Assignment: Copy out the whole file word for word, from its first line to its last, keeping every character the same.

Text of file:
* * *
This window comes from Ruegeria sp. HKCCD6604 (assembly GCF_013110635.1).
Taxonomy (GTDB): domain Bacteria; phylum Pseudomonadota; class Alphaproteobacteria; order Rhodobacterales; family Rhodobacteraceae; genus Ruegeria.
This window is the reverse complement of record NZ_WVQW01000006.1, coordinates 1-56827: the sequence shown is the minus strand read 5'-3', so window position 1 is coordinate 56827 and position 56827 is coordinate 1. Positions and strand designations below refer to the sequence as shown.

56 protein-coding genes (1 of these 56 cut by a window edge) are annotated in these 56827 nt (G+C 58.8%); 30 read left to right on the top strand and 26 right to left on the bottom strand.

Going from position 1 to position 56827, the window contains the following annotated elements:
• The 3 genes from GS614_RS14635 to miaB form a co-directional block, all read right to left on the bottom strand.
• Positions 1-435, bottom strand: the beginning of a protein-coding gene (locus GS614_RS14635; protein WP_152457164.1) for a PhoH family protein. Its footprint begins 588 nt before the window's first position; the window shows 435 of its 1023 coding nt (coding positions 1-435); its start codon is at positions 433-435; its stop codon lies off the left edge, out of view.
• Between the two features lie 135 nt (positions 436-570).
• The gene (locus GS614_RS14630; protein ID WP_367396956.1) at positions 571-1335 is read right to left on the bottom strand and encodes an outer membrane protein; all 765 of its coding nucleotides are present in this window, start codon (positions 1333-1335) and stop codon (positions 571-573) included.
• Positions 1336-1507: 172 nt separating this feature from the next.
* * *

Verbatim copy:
This window comes from Ruegeria sp. HKCCD6604 (assembly GCF_013110635.1).
Taxonomy (GTDB): domain Bacteria; phylum Pseudomonadota; class Alphaproteobacteria; order Rhodobacterales; family Rhodobacteraceae; genus Ruegeria.
This window is the reverse complement of record NZ_WVQW01000006.1, coordinates 1-56827: the sequence shown is the minus strand read 5'-3', so window position 1 is coordinate 56827 and position 56827 is coordinate 1. Positions and strand designations below refer to the sequence as shown.

56 protein-coding genes (1 of these 56 cut by a window edge) are annotated in these 56827 nt (G+C 58.8%); 30 read left to right on the top strand and 26 right to left on the bottom strand.

Going from position 1 to position 56827, the window contains the following annotated elements:
• The 3 genes from GS614_RS14635 to miaB form a co-directional block, all read right to left on the bottom strand.
• Positions 1-435, bottom strand: the beginning of a protein-coding gene (locus GS614_RS14635; protein WP_152457164.1) for a PhoH family protein. Its footprint begins 588 nt before the window's first position; the window shows 435 of its 1023 coding nt (coding positions 1-435); its start codon is at positions 433-435; its stop codon lies off the left edge, out of view.
• Between the two features lie 135 nt (positions 436-570).
• The gene (locus GS614_RS14630; protein ID WP_367396956.1) at positions 571-1335 is read right to left on the bottom strand and encodes an outer membrane protein; all 765 of its coding nucleotides are present in this window, start codon (positions 1333-1335) and stop codon (positions 571-573) included.
• Positions 1336-1507: 172 nt separating this feature from the next.